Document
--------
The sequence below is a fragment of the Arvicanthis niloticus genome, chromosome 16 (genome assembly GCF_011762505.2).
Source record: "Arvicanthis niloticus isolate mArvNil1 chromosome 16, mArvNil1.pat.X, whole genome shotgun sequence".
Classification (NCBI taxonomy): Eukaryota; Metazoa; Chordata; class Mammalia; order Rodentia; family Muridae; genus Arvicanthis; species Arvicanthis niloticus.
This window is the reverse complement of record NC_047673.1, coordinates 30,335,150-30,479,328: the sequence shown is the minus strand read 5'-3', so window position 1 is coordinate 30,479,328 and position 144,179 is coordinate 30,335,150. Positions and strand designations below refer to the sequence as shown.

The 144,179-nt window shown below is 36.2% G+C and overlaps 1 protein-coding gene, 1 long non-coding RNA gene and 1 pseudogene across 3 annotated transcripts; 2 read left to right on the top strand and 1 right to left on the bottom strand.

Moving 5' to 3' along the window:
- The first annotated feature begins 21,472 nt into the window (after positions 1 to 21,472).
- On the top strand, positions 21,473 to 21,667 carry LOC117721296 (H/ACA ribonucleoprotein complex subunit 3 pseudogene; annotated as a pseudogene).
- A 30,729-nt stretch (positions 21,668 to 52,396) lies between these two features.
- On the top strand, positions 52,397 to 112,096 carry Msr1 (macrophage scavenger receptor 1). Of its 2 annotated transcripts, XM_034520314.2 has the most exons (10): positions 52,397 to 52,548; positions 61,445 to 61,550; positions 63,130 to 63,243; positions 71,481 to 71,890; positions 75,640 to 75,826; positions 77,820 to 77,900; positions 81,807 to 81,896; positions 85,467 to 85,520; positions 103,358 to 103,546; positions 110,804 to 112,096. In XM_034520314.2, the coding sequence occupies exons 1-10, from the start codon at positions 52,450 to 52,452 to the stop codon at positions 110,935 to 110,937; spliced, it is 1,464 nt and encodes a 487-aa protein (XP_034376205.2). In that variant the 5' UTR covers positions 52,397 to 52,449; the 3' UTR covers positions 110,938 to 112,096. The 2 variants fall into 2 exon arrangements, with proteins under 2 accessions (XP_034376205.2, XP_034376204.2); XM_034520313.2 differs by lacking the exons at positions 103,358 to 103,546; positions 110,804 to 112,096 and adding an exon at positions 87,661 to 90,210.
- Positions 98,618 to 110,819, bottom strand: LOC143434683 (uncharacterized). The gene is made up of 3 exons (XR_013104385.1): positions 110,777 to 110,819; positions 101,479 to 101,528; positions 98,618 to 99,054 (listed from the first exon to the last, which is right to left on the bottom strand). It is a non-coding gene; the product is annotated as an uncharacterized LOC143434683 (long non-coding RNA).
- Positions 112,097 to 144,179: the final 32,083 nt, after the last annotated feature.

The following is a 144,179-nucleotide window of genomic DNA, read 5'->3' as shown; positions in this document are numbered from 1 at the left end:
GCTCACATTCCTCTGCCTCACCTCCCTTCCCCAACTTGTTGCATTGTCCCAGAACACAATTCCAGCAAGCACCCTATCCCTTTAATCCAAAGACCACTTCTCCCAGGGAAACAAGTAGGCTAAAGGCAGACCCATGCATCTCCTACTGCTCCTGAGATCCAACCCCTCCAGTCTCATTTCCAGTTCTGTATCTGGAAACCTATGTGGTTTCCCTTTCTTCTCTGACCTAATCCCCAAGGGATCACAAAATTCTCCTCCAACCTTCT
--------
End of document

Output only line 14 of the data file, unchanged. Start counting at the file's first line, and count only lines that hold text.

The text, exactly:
GCTCACATTCCTCTGCCTCACCTCCCTTCCCCAACTTGTTGCATTGTCCCAGAACACAATTCCAGCAAGCACCCTATCCCTTTAATCCAAAGACCACTTCTCCCAGGGAAACAAGTAGGCTAAAGGCAGACCCATGCATCTCCTACTGCTCCTGAGATCCAACCCCTCCAGTCTCATTTCCAGTTCTGTATCTGGAAACCTATGTGGTTTCCCTTTCTTCTCTGACCTAATCCCCAAGGGATCACAAAATTCTCCTCCAACCTTCT